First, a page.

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Brown v. Allied Home Mortgage Capital Corp.

United States District Court, District of Columbia

August 8, 2018

TRACI BROWN, Plaintiff,
v.
ALLIED HOME MORTGAGE CAPITAL CORP., et al., Defendants.

          MEMORANDUM OPINION AND ORDER

          RANDOLPH D. MOSS UNITED STATES DISTRICT JUDGE.

         Plaintiff Traci Brown, proceeding pro se, commenced this action and another nearly identical action in the Superior Court for the District of Columbia against several banking and mortgage institutions, seeking damages and injunctive relief relating to an allegedly “predatory” loan agreement and other allegedly unlawful practices.[1] See Dkt. 1-1; Brown v. Americus Mort. Corp., No. 17-cv-2102, ECF No. 1-1. Both cases were removed to this Court, and, pursuant to Federal Rule of Civil Procedure 42(a), the Court consolidated the two actions. See Minute Order (Dec. 5, 2017).

         Presently before the Court are Brown's motion to remand, Dkt. 16, and Defendants Nationstar Mortgage LLC, MetLife Inc., MetLife Home Loans LLC, MetLife Bank, N.A., and First Tennessee Bank National Association's (“Nationstar Defendants'”) motion to dismiss, Dkt. 12. Brown contends that the cases were improperly removed because the removal petition in Civil Action No. 17-2101 was not timely filed, Dkt. 16 at 4-7, and because the removing defendants failed to obtain the consent of the other defendants in either case, id. at 7-9. The Nationstar Defendants oppose the motion, Dkt. 21, and contend that the cases should be dismissed for a variety of reasons, including for lack of standing because Brown filed for Chapter 7 bankruptcy in 2009 without disclosing her potential, pre-petition claims, Dkt. 12-1 at 13-14. In their view, that omission means that any such causes of action remain the property of the bankruptcy estate and, as a result, Brown lacks standing to pursue them. Id.

         For the reasons explained below, the Court is unpersuaded by Brown's contention that the removing defendants failed to comply with the procedural requirements of 28 U.S.C. § 1446(b) and thus declines to remand the actions. In contrast, the Court agrees with the Nationstar Defendants that Brown lacks standing to pursue her pre-petition claims. Brown, for her part, does not meaningfully dispute that contention, but requests that the Court stay the consolidated action to allow her to seek appropriate relief in the bankruptcy court. The Court will grant her a limited period of time to attempt to do so and will, accordingly, stay the action until further order of the Court and will direct that Brown file a status report with the Court every 60 days regarding the status of the bankruptcy court proceeding. Finally, the Court notes that Brown contends that some of her claims relate to post-petition conduct. Defendants correctly observe that the complaint, as currently pled, fails to set forth any such distinct claims with sufficient clarity to satisfy Federal Rule of Civil Procedure 8(a). The Court will postpone addressing how best to address that deficiency, however, until after Brown has had the opportunity to seek relief in the bankruptcy court proceeding.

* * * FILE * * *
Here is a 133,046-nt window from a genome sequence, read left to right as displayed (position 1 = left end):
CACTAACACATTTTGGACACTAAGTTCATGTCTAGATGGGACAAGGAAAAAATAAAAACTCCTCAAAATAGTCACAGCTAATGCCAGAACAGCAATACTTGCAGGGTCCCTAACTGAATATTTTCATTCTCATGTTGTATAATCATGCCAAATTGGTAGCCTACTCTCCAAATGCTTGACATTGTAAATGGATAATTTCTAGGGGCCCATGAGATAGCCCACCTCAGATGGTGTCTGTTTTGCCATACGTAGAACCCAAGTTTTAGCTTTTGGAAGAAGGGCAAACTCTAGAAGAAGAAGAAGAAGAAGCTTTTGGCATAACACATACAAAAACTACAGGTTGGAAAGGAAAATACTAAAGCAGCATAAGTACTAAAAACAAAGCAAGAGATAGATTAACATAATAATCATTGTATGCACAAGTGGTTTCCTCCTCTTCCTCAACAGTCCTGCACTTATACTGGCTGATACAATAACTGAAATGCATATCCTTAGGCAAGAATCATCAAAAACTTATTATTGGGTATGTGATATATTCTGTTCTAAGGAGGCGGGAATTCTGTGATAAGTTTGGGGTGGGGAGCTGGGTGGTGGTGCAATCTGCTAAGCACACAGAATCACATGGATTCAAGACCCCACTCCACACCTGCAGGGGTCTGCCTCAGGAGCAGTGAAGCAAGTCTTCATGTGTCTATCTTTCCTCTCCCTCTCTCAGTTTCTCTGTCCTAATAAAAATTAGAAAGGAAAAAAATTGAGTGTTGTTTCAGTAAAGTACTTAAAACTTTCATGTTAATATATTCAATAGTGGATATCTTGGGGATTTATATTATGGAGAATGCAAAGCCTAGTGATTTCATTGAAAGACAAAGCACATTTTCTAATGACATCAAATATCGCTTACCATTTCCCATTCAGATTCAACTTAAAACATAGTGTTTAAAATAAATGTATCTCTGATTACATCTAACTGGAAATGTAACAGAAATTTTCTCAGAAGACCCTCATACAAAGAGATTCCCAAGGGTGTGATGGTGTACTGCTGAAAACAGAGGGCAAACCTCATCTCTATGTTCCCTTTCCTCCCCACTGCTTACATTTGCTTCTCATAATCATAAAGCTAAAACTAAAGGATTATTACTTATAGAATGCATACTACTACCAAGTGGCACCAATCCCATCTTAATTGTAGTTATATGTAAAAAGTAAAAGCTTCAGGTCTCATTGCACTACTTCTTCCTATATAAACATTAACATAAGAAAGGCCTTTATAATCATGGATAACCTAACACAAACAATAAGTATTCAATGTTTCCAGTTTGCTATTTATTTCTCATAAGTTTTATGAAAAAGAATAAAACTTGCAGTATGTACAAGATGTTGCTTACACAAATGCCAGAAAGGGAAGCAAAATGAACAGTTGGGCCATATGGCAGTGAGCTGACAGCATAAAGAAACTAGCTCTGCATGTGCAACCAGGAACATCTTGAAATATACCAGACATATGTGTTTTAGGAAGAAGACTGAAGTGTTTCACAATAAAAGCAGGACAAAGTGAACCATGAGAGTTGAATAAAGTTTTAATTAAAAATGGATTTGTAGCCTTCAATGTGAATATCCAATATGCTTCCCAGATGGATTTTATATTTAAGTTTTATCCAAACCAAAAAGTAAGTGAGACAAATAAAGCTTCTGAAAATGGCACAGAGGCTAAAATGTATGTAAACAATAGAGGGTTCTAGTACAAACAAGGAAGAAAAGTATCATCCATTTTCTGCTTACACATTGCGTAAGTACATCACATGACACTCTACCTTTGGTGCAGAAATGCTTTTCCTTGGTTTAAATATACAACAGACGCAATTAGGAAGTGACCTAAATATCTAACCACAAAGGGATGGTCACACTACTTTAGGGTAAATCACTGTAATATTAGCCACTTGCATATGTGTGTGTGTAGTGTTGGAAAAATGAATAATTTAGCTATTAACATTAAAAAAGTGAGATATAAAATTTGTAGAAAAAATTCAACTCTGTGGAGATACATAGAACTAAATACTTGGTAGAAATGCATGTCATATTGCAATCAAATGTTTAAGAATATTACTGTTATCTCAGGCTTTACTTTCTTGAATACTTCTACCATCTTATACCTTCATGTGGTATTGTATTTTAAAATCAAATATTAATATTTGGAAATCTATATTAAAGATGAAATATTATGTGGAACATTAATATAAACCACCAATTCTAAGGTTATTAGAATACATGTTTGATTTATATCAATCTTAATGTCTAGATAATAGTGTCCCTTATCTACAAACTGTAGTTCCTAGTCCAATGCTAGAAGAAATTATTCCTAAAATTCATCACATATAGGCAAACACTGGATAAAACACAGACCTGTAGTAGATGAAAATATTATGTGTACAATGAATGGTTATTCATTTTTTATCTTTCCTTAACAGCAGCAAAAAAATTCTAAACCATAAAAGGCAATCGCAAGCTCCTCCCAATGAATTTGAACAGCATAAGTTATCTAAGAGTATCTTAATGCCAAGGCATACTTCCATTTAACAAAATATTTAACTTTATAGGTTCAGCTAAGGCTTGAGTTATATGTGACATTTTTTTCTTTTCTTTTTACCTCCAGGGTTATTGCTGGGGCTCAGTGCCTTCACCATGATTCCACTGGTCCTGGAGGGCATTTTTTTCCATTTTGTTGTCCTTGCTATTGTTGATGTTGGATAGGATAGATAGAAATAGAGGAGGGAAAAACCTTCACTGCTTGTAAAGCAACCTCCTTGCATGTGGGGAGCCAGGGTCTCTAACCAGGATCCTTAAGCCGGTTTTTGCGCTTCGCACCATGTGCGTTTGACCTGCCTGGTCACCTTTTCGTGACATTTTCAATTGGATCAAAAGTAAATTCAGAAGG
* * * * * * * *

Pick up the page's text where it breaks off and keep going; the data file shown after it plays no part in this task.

I. BACKGROUND

         For purposes of the pending motions to dismiss for lack of jurisdiction, the Court takes the allegations of the complaint as true but also considers the “undisputed facts evidenced in the record” relating to Brown's standing. Herbert v. Nat'l Acad. of Scis., 974 F.2d 192, 197 (D.C. Cir. 1992); see also Arora v. Buckhead Family Dentistry, Inc., 263 F.Supp.3d 121, 126 (D.D.C. 2017); Achagzai v. Broad. Bd. of Governors, 170 F.Supp.3d 164, 173 (D.D.C. 2016).

         Although the complaint is not entirely clear, it appears to allege that Brown obtained a home mortgage loan from First Horizon Home Loan Corporation (“First Horizon”) in July 2004 and that First Horizon was owned by First Tennessee Bank National Association (“First Tennessee”) at that time. Dkt. 1-1 at 3. She further alleges that her mortgage broker, Allied Home Mortgage Capital Corporation, “referred” her to First Horizon, id. at 4-5, and that she entered into a loan modification in 2015, id. at 23. A number of intervening acquisitions and transfers further complicate matters. According to the complaint, First Tennessee sold First Horizon to MetLife Bank, N.A. (“MetLife”) in 2008, and, in 2012, MetLife sold its banking unit to G.E. Capital and its mortgage servicing business to JPMorgan Chase. Id. at 3. But, even before MetLife sold its mortgage servicing business to JPMorgan Chase, yet another company, Nationstar Mortgage Company, began servicing the loan. Id. Brown concedes that she defaulted on the loan in 2015. Id. at 24.